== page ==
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Ferrero out of Cadbury race

LONDON/MILAN (Reuters) - Italy's Ferrero has decided not to bid for Cadbury <CBRY.L, further strengthening the case of Kraft Foods KFT.N in its 10.5 billion pound takeover bid for the chocolatier.

A source close to the situation told Reuters that Ferrero would not proceed with a bid. A second source close to Ferrero said the company had ceased talking with Hershey HSY.N, a potential partner in a rival bid.

Hershey has struggled to assemble a bid for Cadbury and the Ferrero decision cast greater doubt on its ability to make an offer. Hershey officials would not comment on whether it would proceed with an offer. Last week, Swiss food group Nestle NESN.VX ruled itself out of a Cadbury auction.

Ferrero’s decision came as Cadbury made its final case against the Kraft bid, delivering higher margins and promising a raised dividend, but the U.S. food group was still expected to succeed by slightly improving its offer.

The Dairy Milk chocolate and Trident gum maker said Kraft’s “derisory” offer valued it below that of any comparable deal in the sector.

“Our shareholders are very clear, our independent stand-alone value is much preferred to the bid which is on the table. We do have good support,” Cadbury Chief Executive Todd Stitzer told Reuters in an interview.

Kraft has until January 19 to raise its cash-and-stock bid, now worth about 762 pence per Cadbury share. Analysts and some Cadbury investors have said that an offer of 800p and above would be hard to resist.

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“While we believe that Cadbury will end up being acquired by Kraft, the current offer is inadequate,” said analyst Martin Dolan at brokerage Execution. “We remain holders with a (share) price target of 8 pounds.”

Martin Deboo, an analyst at brokerage Investec Securities, said “Kraft will need to come up with an offer north of 8 pounds and with a significantly enhanced cash component to take over Cadbury.”

Cadbury shares closed off 0.5 percent at 775.6p on Tuesday. Kraft’s shares rose 19 cents to $28.99, meaning that Cadbury shares were trading at a 1.5 percent premium to the current value of Kraft’s offer.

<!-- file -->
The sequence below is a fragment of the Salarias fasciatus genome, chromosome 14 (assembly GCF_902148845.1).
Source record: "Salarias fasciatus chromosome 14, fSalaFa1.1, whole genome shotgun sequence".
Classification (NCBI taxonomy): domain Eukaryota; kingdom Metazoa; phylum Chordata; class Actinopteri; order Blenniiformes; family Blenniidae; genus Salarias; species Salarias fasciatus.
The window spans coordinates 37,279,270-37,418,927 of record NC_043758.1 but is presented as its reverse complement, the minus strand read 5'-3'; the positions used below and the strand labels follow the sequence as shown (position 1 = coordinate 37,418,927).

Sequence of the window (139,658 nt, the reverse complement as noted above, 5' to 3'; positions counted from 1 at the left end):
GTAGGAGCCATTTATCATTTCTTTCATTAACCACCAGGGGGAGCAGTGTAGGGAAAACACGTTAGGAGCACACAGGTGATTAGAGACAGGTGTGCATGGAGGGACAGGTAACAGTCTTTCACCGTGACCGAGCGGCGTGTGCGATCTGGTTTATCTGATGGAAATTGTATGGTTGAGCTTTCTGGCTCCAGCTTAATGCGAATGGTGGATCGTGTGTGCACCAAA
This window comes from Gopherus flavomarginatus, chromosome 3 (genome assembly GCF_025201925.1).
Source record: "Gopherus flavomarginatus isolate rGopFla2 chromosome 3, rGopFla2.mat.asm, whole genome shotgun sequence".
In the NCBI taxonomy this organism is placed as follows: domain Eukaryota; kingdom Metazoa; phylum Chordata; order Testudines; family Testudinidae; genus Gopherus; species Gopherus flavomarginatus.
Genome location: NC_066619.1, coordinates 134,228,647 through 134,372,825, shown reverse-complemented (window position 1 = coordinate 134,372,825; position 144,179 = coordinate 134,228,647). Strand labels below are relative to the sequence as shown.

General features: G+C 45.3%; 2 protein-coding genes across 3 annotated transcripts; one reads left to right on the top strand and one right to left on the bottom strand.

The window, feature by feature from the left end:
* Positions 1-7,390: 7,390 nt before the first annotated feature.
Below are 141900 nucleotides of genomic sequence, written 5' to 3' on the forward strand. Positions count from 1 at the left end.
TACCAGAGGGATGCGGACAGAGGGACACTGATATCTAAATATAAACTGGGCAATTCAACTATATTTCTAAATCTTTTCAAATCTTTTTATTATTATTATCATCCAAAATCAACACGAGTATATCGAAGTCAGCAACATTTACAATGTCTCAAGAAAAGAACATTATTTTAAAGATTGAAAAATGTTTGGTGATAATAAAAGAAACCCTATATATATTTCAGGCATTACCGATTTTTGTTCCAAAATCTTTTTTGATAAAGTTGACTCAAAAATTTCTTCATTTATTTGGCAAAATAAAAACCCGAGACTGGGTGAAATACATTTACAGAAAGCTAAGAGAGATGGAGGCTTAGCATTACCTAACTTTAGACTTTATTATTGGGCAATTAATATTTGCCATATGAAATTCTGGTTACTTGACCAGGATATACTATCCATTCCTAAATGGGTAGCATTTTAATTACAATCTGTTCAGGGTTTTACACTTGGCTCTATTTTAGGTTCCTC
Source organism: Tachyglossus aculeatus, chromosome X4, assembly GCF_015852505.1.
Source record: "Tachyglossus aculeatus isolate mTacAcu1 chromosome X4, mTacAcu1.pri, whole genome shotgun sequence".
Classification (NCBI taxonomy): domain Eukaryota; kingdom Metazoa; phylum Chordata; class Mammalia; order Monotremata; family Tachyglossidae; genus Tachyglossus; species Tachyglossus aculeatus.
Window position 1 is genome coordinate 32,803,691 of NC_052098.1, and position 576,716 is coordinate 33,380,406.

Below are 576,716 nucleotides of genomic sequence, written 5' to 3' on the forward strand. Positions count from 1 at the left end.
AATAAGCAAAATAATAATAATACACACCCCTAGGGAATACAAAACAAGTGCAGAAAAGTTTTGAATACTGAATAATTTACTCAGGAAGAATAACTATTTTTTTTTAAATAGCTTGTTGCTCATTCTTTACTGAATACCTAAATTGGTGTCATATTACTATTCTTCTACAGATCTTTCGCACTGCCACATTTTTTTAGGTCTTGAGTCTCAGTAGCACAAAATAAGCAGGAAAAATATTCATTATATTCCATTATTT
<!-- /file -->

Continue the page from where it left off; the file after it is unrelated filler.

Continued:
Kraft may release some details of its own fourth-quarter results in the next week to bolster its case, analysts said. It could also raise the cash portion of its bid a second time, even before making what is expected to be a raised best and final bid next week, they said.

“If they know enough that they are going to beat estimates, they would probably try to put something out,” Edward Jones analyst Matt Arnold said.

Cadbury Chief Finance Officer, Andrew Bonfield (L), Cadbury Chairman, Roger Carr (C), and Cadbury Chief Executive Officer, Todd Stitzer pose for a photograph following a news conference, in London December 14, 2009. Cadbury teased shareholders with the prospect of rival bids and promised bigger dividends and stronger growth as it again knocked back a 10 billion pound ($16.2 billion) offer from Kraft Foods, on Monday. REUTERS/Anthony Devlin/Pool

CARR VS ROSENFELD

Cadbury reported a 5 percent rise in 2009 underlying sales, with the second half accelerating to 6 percent. It achieved an operating margin of 13.5 percent against a forecast of 13.3 percent, and promised a 10 percent rise in the 2009 dividend.

“Our performance in 2009 was outstanding. We generated good revenue growth despite the weakest economic conditions in 80 years,” Stitzer said.

Cadbury Chairman Roger Carr said the choice for shareholders was between the excellent track record of Cadbury’s management and Kraft’s leadership under CEO Irene Rosenfeld, which he said had failed to deliver on its promises.

Stitzer and Carr have questioned Rosenfeld’s ability to raise her bid after Kraft’s top shareholder Warren Buffett came out in opposition to a share issue to fund the deal.

Kraft called Cadbury’s final defence “underwhelming” and said the company ducked the issue of 2010 profitability.

“We continue to believe that the value certainty and upside potential of our offer remains the best option for Cadbury’s shareholders,” a Kraft spokeswoman said in a statement.

Cadbury said Kraft’s offer values it at a lowly 12 times 2009 core EBITDA profit against comparable transactions at 14.3 to 18.5 times EBITDA. It noted that most of the offer is in Kraft shares, which have underperformed rivals by 42 percent since Kraft’s flotation in June 2001.

Cadbury also said some of its shareholders have turned down an offer by Kraft to meet with Rosenfeld in London later this week. Carr said he was amazed it had taken Kraft so long to make such a direct approach.

One top 30 Cadbury investor told Reuters: “Companies do their talking partly by picking their phone up and partly by their actions. At the moment, Kraft (representatives) don’t seem to have anything very interesting to say to us.”

Cadbury can still give more details on 2009 results after Britain’s stock market closes on January 14. Its investors have until February 2 to respond to Kraft’s offer.

Reporting by David Jones, additional reporting by Gianluca Semeraro, Raji Menon, Brad Dorfman and Victoria Howley; Editing by Phil Berlowitz and Maureen Bavdek

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